Asking prices for homes have shown their biggest July fall for four years, according to a study.

House sellers have cut 1.7%, or £4,138, off the price of their homes, according to property search website Rightmove, while new sellers coming to market are outnumbering actual sales by two to one.

Key Points

  • Asking prices fell by 1.7% in July
  • Typical asking price now £242,097
  • Biggest fall in July for four years

Typical asking prices fell to £242,097 in July, the biggest fall for that month since July 2008, although prices are 2.3% higher than they were a year ago.

The fall is also the first monthly drop since January and the biggest since December last year.

Strong competition among sellers will make selling a home "challenging" over the summer months, the report warns.

Regional asking prices

The West Midlands was the only region in England and Wales to record a month-on-month increase in July, with a rise of 2% to reach £191,121.

London, which regularly records bigger price rises than the rest of the country, saw the biggest monthly fall, with a 3.6% drop taking asking prices to £460,304.

However prices in London are still 6.4% higher than they were a year ago, and the capital recorded the biggest annual rise of all the regions.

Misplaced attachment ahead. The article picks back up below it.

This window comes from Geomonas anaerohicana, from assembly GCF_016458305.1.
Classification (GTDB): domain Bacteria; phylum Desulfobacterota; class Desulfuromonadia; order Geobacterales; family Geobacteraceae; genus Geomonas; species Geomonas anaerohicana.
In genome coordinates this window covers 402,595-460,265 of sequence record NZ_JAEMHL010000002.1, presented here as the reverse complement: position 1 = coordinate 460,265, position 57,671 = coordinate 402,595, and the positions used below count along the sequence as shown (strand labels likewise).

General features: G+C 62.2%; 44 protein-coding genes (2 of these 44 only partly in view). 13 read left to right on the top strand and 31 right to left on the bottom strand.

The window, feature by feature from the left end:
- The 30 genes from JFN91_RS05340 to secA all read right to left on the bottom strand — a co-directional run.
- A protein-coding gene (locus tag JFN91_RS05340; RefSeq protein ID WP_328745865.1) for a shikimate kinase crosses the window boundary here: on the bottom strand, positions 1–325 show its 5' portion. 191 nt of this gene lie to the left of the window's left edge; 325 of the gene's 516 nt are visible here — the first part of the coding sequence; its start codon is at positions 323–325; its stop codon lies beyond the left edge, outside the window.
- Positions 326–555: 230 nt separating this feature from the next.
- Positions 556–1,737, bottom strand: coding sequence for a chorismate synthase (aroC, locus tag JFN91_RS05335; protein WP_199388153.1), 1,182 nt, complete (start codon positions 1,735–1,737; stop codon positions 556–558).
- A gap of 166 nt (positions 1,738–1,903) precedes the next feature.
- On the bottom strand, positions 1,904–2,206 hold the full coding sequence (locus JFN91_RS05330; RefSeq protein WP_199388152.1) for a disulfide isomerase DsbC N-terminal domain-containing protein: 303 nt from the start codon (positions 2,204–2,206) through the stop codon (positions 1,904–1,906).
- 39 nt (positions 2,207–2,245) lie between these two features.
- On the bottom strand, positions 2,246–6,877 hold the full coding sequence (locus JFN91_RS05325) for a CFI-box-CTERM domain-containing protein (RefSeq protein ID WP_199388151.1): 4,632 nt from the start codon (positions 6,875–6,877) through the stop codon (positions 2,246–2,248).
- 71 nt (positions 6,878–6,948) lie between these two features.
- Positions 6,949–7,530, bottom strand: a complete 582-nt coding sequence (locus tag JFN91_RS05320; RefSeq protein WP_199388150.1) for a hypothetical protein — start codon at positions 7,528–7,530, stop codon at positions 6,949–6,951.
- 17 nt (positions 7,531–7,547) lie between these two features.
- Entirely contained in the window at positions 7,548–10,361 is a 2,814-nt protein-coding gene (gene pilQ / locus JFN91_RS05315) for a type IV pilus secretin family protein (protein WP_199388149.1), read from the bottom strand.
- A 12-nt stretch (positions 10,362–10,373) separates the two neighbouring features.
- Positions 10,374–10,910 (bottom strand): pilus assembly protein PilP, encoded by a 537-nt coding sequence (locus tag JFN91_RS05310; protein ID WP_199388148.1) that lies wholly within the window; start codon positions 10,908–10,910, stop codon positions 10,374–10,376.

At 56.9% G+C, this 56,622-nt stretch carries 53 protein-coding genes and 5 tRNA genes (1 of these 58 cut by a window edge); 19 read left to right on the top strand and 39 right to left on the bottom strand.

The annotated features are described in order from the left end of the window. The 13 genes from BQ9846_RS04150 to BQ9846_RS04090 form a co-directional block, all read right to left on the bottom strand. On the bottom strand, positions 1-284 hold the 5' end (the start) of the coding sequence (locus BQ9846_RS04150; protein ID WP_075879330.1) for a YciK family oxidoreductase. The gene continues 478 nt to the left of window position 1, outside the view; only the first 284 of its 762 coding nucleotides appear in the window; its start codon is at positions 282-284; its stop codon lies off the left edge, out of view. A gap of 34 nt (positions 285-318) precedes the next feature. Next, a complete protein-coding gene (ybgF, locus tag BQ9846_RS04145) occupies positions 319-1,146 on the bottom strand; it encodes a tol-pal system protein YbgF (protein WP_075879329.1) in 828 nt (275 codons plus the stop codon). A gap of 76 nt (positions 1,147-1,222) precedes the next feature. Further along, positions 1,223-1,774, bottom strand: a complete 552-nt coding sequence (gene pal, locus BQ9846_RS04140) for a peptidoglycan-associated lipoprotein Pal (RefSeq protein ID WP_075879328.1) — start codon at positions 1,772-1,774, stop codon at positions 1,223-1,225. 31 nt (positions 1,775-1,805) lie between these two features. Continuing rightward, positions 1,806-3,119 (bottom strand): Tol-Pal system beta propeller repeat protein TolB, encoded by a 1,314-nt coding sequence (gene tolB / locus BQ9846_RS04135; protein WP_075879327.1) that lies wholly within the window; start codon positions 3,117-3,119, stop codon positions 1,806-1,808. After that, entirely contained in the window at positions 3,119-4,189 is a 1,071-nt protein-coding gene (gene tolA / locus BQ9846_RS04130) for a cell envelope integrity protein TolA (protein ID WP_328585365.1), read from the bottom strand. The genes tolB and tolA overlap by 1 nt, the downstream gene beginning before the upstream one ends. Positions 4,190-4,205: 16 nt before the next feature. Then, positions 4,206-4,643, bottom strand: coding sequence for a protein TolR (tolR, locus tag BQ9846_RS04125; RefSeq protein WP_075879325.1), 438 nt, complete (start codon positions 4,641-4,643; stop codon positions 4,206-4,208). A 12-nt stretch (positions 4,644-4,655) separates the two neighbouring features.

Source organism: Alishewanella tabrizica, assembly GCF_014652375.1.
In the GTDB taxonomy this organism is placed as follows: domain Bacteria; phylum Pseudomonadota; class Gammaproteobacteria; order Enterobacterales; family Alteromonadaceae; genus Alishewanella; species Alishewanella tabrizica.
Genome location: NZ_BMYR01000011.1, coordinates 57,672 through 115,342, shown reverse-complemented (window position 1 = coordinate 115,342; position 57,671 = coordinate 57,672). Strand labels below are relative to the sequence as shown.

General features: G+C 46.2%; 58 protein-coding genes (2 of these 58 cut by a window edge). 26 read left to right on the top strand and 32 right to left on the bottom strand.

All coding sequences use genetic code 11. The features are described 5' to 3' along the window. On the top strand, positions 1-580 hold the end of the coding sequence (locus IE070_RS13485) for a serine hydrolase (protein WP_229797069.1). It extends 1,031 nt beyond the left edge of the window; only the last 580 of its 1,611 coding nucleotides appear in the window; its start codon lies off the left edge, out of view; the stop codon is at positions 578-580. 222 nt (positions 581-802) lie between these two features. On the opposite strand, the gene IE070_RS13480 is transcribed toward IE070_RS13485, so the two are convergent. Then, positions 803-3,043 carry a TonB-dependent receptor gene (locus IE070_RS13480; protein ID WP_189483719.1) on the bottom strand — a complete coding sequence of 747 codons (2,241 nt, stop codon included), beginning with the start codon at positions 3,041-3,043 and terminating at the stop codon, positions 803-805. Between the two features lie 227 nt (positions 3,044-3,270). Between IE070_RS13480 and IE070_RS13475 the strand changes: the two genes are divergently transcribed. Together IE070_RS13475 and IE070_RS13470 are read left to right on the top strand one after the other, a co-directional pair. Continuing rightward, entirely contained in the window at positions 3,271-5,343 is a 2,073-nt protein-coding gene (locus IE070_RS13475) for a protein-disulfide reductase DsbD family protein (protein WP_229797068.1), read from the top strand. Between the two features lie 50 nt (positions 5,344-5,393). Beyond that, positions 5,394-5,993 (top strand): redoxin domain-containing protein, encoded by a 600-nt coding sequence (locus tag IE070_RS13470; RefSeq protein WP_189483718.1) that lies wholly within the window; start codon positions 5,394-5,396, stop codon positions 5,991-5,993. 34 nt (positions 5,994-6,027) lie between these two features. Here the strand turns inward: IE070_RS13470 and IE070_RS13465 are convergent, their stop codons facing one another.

New sellers outnumbering sales

The study says sales are running at 56,220 a month on average according to Land Registry figures, while Rightmove, which covers 90% of the market, has seen more than 102,000 homes come on the market in the same period.

This means the number of properties coming to market is around double the number of completed sales, and with the distraction of the Olympics and ongoing economic uncertainty, the market will continue to be tough, the report warns.

Rightmove director Miles Shipside says: "Those keen to sell this summer have the challenging confluence of miserable viewing weather, the continuing credit crunch plus a sporting distraction of Olympic proportions.

"Those who have been on the market for many months might consider the prospects of achieving a sale to be somewhat of an Olympian challenge given that actual sales completions are just half of what they were five years ago.

"The weather might not be hot but in most parts of the country the competition to sell is."

The study says the number of unsold homes per estate agency branch is "stubbornly high" at 75, and stock levels have risen for five months in a row as new sellers continue to outstrip the number of homes sold or taken off the market.

In the year before the onset of the financial crisis, the number of new homes coming to market outstripped sales by a smaller margin of 25%.